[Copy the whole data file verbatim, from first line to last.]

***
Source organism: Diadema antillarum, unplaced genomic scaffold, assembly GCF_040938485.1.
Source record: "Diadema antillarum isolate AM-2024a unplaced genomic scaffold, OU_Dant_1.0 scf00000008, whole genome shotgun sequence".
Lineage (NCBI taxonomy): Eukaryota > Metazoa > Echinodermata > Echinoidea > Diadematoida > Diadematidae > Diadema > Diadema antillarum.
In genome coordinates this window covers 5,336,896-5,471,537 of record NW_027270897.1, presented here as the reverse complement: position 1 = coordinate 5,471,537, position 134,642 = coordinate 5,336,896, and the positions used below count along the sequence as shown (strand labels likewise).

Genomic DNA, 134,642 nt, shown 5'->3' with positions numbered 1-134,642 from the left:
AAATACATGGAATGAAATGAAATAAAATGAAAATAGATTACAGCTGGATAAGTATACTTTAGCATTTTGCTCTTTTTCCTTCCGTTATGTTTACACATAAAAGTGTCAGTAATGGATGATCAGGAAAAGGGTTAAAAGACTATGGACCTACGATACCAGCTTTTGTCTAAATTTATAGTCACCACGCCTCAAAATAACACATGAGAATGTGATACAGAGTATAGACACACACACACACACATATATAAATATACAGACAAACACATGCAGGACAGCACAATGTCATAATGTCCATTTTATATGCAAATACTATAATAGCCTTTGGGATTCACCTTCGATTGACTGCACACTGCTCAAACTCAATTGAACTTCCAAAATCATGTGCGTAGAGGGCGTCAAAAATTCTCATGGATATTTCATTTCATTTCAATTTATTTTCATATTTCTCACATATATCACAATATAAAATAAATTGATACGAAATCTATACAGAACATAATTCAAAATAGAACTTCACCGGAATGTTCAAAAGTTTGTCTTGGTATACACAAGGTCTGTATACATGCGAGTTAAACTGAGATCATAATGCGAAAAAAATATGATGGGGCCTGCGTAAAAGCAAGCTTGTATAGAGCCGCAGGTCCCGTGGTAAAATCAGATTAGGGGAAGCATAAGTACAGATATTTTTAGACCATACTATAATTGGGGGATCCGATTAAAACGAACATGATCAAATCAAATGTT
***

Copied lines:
Source organism: Diadema antillarum, unplaced genomic scaffold, assembly GCF_040938485.1.
Source record: "Diadema antillarum isolate AM-2024a unplaced genomic scaffold, OU_Dant_1.0 scf00000008, whole genome shotgun sequence".
Lineage (NCBI taxonomy): Eukaryota > Metazoa > Echinodermata > Echinoidea > Diadematoida > Diadematidae > Diadema > Diadema antillarum.
In genome coordinates this window covers 5,336,896-5,471,537 of record NW_027270897.1, presented here as the reverse complement: position 1 = coordinate 5,471,537, position 134,642 = coordinate 5,336,896, and the positions used below count along the sequence as shown (strand labels likewise).

Genomic DNA, 134,642 nt, shown 5'->3' with positions numbered 1-134,642 from the left:
AAATACATGGAATGAAATGAAATAAAATGAAAATAGATTACAGCTGGATAAGTATACTTTAGCATTTTGCTCTTTTTCCTTCCGTTATGTTTACACATAAAAGTGTCAGTAATGGATGATCAGGAAAAGGGTTAAAAGACTATGGACCTACGATACCAGCTTTTGTCTAAATTTATAGTCACCACGCCTCAAAATAACACATGAGAATGTGATACAGAGTATAGACACACACACACACACATATATAAATATACAGACAAACACATGCAGGACAGCACAATGTCATAATGTCCATTTTATATGCAAATACTATAATAGCCTTTGGGATTCACCTTCGATTGACTGCACACTGCTCAAACTCAATTGAACTTCCAAAATCATGTGCGTAGAGGGCGTCAAAAATTCTCATGGATATTTCATTTCATTTCAATTTATTTTCATATTTCTCACATATATCACAATATAAAATAAATTGATACGAAATCTATACAGAACATAATTCAAAATAGAACTTCACCGGAATGTTCAAAAGTTTGTCTTGGTATACACAAGGTCTGTATACATGCGAGTTAAACTGAGATCATAATGCGAAAAAAATATGATGGGGCCTGCGTAAAAGCAAGCTTGTATAGAGCCGCAGGTCCCGTGGTAAAATCAGATTAGGGGAAGCATAAGTACAGATATTTTTAGACCATACTATAATTGGGGGATCCGATTAAAACGAACATGATCAAATCAAATGTT